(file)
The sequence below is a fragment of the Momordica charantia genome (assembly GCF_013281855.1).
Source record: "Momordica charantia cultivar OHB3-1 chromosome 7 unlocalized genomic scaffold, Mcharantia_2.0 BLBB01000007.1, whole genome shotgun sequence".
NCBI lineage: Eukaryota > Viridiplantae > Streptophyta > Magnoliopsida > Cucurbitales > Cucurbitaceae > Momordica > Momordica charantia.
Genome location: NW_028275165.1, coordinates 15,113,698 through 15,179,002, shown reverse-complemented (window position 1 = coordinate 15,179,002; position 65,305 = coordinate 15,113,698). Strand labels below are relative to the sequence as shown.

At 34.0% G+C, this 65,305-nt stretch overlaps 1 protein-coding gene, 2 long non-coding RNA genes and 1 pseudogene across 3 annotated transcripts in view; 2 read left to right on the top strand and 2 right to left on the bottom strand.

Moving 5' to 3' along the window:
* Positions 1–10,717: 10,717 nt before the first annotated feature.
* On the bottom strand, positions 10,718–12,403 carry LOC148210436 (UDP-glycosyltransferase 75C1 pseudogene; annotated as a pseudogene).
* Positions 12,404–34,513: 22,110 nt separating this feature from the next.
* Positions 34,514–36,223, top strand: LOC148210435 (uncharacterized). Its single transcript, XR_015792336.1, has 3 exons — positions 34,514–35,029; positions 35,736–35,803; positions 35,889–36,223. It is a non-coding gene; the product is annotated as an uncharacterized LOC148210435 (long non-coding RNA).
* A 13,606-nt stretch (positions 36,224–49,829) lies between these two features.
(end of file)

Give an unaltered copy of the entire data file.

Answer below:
The sequence below is a fragment of the Momordica charantia genome (assembly GCF_013281855.1).
Source record: "Momordica charantia cultivar OHB3-1 chromosome 7 unlocalized genomic scaffold, Mcharantia_2.0 BLBB01000007.1, whole genome shotgun sequence".
NCBI lineage: Eukaryota > Viridiplantae > Streptophyta > Magnoliopsida > Cucurbitales > Cucurbitaceae > Momordica > Momordica charantia.
Genome location: NW_028275165.1, coordinates 15,113,698 through 15,179,002, shown reverse-complemented (window position 1 = coordinate 15,179,002; position 65,305 = coordinate 15,113,698). Strand labels below are relative to the sequence as shown.

At 34.0% G+C, this 65,305-nt stretch overlaps 1 protein-coding gene, 2 long non-coding RNA genes and 1 pseudogene across 3 annotated transcripts in view; 2 read left to right on the top strand and 2 right to left on the bottom strand.

Moving 5' to 3' along the window:
* Positions 1–10,717: 10,717 nt before the first annotated feature.
* On the bottom strand, positions 10,718–12,403 carry LOC148210436 (UDP-glycosyltransferase 75C1 pseudogene; annotated as a pseudogene).
* Positions 12,404–34,513: 22,110 nt separating this feature from the next.
* Positions 34,514–36,223, top strand: LOC148210435 (uncharacterized). Its single transcript, XR_015792336.1, has 3 exons — positions 34,514–35,029; positions 35,736–35,803; positions 35,889–36,223. It is a non-coding gene; the product is annotated as an uncharacterized LOC148210435 (long non-coding RNA).
* A 13,606-nt stretch (positions 36,224–49,829) lies between these two features.